International Focus on Marine Sanctuaries

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On October 31, the world’s largest marine reserve was finalized in the Indian Ocean in the British territorial waters of the Chagos Archipelago. The sanctuary is designated as a “no-take” zone that bans commercial fishing and covers an area twice the size of Britain.

The reserve also serves to remind the international community that the 2002 goals for marine life protection have not been met. The original goal, set by the UN Convention on Biological Diversity (CBD), was to protect ten percent of the world’s oceans by 2012. Current projections extend to just over one percent.

Dr. Heather Koldewey, manager of the Zoological Society of London’s international marine and freshwater conservation program warns that failure to meet or exceed protection goals would result in “a massive loss of marine resources and, with that, an associated loss of people’s livelihoods.”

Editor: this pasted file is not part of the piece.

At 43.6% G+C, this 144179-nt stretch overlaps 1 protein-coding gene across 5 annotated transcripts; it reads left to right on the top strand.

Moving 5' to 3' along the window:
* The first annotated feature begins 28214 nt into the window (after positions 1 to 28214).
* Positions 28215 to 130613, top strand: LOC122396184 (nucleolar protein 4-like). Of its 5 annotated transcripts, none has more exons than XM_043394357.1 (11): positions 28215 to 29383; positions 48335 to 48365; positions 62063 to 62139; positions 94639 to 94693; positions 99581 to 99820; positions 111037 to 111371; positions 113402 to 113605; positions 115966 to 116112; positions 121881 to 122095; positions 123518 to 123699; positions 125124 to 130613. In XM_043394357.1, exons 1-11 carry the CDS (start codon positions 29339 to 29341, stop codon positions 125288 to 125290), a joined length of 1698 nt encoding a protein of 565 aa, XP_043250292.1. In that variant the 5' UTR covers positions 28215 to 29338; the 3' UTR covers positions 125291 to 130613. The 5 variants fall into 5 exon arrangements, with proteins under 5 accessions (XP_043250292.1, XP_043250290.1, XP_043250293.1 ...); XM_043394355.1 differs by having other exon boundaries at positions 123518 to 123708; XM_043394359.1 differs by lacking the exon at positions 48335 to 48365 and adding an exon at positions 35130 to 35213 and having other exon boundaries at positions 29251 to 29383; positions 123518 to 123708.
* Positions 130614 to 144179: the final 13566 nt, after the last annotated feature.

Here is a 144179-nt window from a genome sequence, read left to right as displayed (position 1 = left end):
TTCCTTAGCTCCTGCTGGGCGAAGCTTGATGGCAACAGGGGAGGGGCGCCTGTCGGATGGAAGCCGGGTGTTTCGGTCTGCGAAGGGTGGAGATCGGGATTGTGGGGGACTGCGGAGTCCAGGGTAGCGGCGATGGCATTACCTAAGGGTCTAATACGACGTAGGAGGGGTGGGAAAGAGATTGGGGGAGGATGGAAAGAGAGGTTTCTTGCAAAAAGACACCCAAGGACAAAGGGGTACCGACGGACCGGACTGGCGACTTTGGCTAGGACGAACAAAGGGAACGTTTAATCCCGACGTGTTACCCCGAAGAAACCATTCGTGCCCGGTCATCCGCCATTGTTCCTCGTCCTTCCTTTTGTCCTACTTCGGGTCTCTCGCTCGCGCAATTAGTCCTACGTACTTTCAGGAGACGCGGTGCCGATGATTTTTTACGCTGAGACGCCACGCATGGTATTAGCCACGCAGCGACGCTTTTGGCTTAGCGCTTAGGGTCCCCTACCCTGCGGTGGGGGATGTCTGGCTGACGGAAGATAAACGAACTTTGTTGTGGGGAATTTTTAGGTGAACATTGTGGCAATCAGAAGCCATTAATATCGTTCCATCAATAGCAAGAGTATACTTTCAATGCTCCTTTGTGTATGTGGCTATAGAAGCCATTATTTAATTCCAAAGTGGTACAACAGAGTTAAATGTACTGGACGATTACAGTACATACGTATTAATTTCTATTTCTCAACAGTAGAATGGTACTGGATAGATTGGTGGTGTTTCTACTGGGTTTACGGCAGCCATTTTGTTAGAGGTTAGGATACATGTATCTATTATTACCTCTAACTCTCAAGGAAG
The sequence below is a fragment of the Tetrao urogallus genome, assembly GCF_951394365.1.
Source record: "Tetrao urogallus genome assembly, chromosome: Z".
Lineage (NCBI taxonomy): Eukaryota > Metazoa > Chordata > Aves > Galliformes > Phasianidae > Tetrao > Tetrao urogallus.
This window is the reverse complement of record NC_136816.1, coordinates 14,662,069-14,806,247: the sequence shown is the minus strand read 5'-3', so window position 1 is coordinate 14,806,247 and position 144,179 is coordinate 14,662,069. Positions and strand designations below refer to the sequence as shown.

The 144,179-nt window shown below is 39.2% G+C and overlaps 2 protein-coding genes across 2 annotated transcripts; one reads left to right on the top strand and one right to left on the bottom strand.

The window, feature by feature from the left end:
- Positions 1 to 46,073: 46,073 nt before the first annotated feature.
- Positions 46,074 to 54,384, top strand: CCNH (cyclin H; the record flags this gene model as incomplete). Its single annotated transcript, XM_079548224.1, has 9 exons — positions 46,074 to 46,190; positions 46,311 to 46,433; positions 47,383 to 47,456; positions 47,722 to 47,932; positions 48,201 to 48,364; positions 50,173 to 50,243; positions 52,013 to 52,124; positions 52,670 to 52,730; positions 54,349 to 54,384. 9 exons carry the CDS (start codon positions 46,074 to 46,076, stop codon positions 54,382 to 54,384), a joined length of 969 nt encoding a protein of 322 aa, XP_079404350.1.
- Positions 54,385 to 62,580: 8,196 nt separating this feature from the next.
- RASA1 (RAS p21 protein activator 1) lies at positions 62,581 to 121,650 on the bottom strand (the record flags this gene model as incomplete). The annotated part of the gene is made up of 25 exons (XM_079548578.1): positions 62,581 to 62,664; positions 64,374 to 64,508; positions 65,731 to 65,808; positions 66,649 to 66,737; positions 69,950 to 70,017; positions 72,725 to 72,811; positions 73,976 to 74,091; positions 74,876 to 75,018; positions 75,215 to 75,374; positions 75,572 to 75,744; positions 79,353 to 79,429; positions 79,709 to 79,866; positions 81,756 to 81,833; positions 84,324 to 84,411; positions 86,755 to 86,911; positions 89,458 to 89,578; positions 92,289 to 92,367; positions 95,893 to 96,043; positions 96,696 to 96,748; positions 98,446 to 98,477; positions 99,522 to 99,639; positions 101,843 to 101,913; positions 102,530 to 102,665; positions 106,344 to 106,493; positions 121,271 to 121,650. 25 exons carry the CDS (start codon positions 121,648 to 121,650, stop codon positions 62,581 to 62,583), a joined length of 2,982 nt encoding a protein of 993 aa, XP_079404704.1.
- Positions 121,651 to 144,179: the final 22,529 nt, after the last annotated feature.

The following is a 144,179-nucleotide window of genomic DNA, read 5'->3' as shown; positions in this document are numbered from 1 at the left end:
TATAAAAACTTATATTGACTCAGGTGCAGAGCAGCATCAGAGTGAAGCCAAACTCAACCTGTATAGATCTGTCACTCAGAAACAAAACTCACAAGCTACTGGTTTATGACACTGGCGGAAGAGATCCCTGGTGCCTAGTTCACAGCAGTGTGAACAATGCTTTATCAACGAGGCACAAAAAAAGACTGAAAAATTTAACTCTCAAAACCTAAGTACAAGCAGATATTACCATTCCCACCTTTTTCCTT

The Chagos reserve is home to a diverse habitat with more than 1,200 species of coral and fish – including one of the world’s largest coral reefs. But marine life has been severely affected by commercial fishing practices that capture other species while in pursuit of primary commodities such as tuna.

On November 11, the Ecology Centre at the University of Queensland in Australia completed a two-year analysis that involved a team of marine and social scientists from around the country. The report calls for establishing a network of marine sanctuaries along the Australian coast that will protect marine ecosystems in order to support environmental, economic, and social interests.

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